Asparagus is a widespread plant in the US, and you can grow it in all regions of the country except in areas with extreme summer heat (the Gulf Coast and Florida). If you provide a sandy loam soil, excellent drainage, and adequate soil moisture, your crop will thrive. The best way to minimize the danger of soil-borne diseases is to plant asparagus in a part of your garden you have never cultivated these veggies before.
What You Should Know About Asparagus
Your asparagus will require the soil with a pH range of 6.5 to 7. If you need to raise the pH of your ground, just add some pulverized limestone approximately six months before planting this crop. On the other hand, if the soil pH is too high, you may correct it by applying sulfur.
Soil requirement and position
|This plant requires sandy, loamy soil, and full sun location|
The veggie is sensitive to late frosts which may cause severe damage and even death of plants
The pH of the soil
|6.0 to 7.0|
Spread 2 inches (5 cm) of compost around planted crowns
|Water asparagus crowns deeply after planting, and keep watering depending on weather conditions|
Tomatoes, parsley, and basil
You need to wait three years for the full harvest
Asparagus is one of the first plants you can plant in early spring. As a perennial vegetable, it will start with real production after two to three years, and you can expect to spot the first greenery almost immediately after winter. The same plant will be productive for more than twenty years, producing 0.5 pounds (230 g) of spears per foot of one row.
Asparagus is a dioecious plant. That means that they have both sexes (male and female plants). You can clearly notice red berries which are form on female ferns in the fall with about 19,200 tiny seeds. There are up to 1 pound (450 g) of them inside the berries. If you decide to sow those seeds, it will take three years before the first harvesting.
On the other hand, male plants don’t produce berries. Therefore, they are more productive than female ones and have stronger root systems as well. To get an excellent yield, you just need to find the right spot for male asparagus in your garden and wait patiently to collect them.
How to Choose the Best Asparagus
For years, most of the well-known varieties on the market were female. They spread out, overloaded beds, and decreased the quality of the plants since they needed extra energy for seeds production.
Nowadays, we have new, male varieties available. That means these plants will produce a massive spear, and you will get higher yielding. Choose the particular type of this crop carefully since it is the long-living plant, and you will stick with it for years.
If you are an extravagant person, you may wish to choose two unusual varieties for your garden:
Asparagus with white stalks
You can grow those plants from any type you select by using the so-called blanching method. The secret is in restricting exposure to sunlight.
Asparagus with purple spears
You can find both male and female plants in this color. They are unique, well-known for a sweet taste and tender texture. The most popular are:
- Purple passion asparagus
- Sweet purple asparagus
If you prefer traditional varieties, there are a few highly productive ones available on the market.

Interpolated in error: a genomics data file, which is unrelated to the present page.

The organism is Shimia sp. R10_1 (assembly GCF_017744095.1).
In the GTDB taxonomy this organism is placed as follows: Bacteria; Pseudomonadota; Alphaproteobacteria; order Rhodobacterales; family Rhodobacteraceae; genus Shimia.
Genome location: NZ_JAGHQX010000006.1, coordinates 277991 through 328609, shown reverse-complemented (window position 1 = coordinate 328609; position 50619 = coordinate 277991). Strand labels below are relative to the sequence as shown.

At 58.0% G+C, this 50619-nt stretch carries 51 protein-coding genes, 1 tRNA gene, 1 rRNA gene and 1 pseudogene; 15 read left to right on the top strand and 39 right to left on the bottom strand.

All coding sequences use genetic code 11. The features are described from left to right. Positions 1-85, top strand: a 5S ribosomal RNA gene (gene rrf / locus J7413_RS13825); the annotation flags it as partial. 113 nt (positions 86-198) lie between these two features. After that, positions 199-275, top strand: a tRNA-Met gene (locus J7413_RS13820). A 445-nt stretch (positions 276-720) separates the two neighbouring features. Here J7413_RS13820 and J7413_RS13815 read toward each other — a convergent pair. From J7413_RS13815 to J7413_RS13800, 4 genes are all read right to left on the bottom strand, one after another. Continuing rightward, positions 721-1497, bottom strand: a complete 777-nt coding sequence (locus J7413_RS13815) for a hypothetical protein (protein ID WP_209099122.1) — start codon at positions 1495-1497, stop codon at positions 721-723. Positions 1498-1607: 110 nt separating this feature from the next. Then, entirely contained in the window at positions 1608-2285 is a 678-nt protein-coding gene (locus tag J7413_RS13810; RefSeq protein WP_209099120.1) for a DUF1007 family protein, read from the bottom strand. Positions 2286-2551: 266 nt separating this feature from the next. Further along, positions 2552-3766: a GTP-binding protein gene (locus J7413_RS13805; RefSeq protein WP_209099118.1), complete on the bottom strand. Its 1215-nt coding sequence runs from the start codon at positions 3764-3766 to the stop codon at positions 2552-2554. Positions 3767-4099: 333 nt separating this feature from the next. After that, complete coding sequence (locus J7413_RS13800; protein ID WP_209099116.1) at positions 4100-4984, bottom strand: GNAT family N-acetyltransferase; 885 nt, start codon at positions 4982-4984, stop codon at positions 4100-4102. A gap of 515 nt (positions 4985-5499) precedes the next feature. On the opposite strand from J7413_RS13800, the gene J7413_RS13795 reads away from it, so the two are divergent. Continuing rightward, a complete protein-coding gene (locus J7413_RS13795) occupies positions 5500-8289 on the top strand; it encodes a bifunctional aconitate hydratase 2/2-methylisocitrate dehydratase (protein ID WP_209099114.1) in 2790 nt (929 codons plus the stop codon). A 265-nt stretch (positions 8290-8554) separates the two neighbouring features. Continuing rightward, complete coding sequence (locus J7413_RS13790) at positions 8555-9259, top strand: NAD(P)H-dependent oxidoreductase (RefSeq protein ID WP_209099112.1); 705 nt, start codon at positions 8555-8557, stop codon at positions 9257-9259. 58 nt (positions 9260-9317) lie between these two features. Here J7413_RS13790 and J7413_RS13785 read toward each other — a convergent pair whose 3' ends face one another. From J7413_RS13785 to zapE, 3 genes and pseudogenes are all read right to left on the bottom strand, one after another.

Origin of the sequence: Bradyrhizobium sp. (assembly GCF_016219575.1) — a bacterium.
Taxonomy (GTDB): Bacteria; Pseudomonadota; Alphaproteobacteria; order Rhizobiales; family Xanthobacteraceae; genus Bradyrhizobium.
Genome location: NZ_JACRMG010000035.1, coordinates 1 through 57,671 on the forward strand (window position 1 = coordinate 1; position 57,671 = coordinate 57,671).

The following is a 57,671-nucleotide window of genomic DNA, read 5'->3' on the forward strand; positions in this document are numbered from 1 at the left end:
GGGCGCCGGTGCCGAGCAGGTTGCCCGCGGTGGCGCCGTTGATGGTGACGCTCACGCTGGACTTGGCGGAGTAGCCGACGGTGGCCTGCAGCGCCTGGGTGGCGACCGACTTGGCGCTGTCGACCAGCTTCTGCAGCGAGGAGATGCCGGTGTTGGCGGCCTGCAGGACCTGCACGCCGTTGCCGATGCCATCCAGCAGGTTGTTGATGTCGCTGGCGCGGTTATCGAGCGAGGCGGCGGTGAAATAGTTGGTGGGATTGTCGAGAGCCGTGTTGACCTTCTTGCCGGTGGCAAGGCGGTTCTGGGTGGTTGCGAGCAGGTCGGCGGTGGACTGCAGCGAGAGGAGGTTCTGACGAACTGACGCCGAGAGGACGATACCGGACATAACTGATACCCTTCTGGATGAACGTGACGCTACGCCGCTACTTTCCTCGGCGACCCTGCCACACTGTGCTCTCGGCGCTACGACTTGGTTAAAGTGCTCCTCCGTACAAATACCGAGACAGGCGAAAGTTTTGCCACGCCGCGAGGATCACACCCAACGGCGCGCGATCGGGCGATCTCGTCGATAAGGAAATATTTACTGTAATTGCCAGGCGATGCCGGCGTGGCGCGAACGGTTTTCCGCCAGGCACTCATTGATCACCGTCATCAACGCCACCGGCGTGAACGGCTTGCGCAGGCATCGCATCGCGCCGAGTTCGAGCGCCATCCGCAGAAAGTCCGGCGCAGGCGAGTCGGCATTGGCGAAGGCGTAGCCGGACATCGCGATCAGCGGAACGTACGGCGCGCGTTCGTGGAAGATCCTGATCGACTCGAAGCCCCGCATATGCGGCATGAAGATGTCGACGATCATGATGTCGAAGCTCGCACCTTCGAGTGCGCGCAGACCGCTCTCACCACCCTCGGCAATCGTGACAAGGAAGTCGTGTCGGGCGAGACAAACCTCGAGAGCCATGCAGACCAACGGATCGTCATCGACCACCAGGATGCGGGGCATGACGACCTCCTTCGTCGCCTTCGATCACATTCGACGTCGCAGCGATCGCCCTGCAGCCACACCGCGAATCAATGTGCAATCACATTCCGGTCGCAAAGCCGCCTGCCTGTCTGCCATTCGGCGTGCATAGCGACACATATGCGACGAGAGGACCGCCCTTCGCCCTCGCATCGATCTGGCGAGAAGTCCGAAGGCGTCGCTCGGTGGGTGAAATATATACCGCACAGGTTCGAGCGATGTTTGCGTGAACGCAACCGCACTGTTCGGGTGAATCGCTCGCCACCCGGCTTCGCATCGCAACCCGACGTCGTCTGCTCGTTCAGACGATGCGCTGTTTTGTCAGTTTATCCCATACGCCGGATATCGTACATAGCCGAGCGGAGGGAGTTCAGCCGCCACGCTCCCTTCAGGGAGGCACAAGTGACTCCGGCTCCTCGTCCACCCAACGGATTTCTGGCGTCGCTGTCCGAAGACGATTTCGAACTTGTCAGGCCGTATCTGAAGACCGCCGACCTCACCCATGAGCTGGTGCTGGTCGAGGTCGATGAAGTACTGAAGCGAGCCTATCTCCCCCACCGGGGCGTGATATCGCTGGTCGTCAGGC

Jersey giant asparagus
|This early crop is one of the oldest developed varieties. It yields huge, thick spears and prefers cold weather||
Mary Washington asparagus
|Even though it is one of the oldest varieties grown in the US, it is still a favorite crop with high yields|
Jersey supreme asparagus
|This great producer prefers cold weather and grows in sandy soil||
|It is an old traditional Europe variety which stalks are perfect for blanching|
Jersey Knight asparagus
|It is a pretty popular choice since it tolerates warmer climates and grows on a wide variability of soils, even clay|
Jersey king asparagus
|This plant can be widely variable, and you can grow it in warm climates|
Growing Asparagus in Your Garden
Before you decide to plant asparagus, you need to be prepared well and make a detailed plan. To get a good yield, you should find a permanent place for these vegetables and be patient. Only that way, you will be satisfied with the results.
The soil preparation
Before planting, you need to prepare the soil for your future crop. As for asparagus, it prefers sandy and well-draining soil with as much sun as possible. Keep in mind that too wet soil causes rotting the roots.
Also, it is essential to keep the roots of those plants at least 12 to 18 inches (30.5 – 46 cm) away from sidewalks or fences. Asparaguses will grow tall, and they may shade other herbs in the garden. Therefore, try to plant them on the north side of your yard. If you like that way, you can also use rows planted with this crop as a hedge plant.
It’s up to you to decide if you want to start asparagus from seeds or crowns (year-old plants). Your decision will depend on the time when you want to harvest your crop.
As I have already mentioned, asparagus has male and female plants. Since only the male ones produce the edible spears, you should be careful while picking out seeds/crowns for planting.
Planting asparagus from the seeds
It is an attractive option if you are a patient gardener. If you choose to plant this veggie from the seeds, you will have a more comprehensive selection of varieties at your disposal.
Start planting after the temperature of the ground reaches 60 F (15.5 C). Sow the seeds in a row approximately 2 inches (5 cm) apart and 0.5 inches (1.3 cm) deep and let them grow for about a year. Then transplant your crop in the permanent part of your garden.
Planting asparagus from the crowns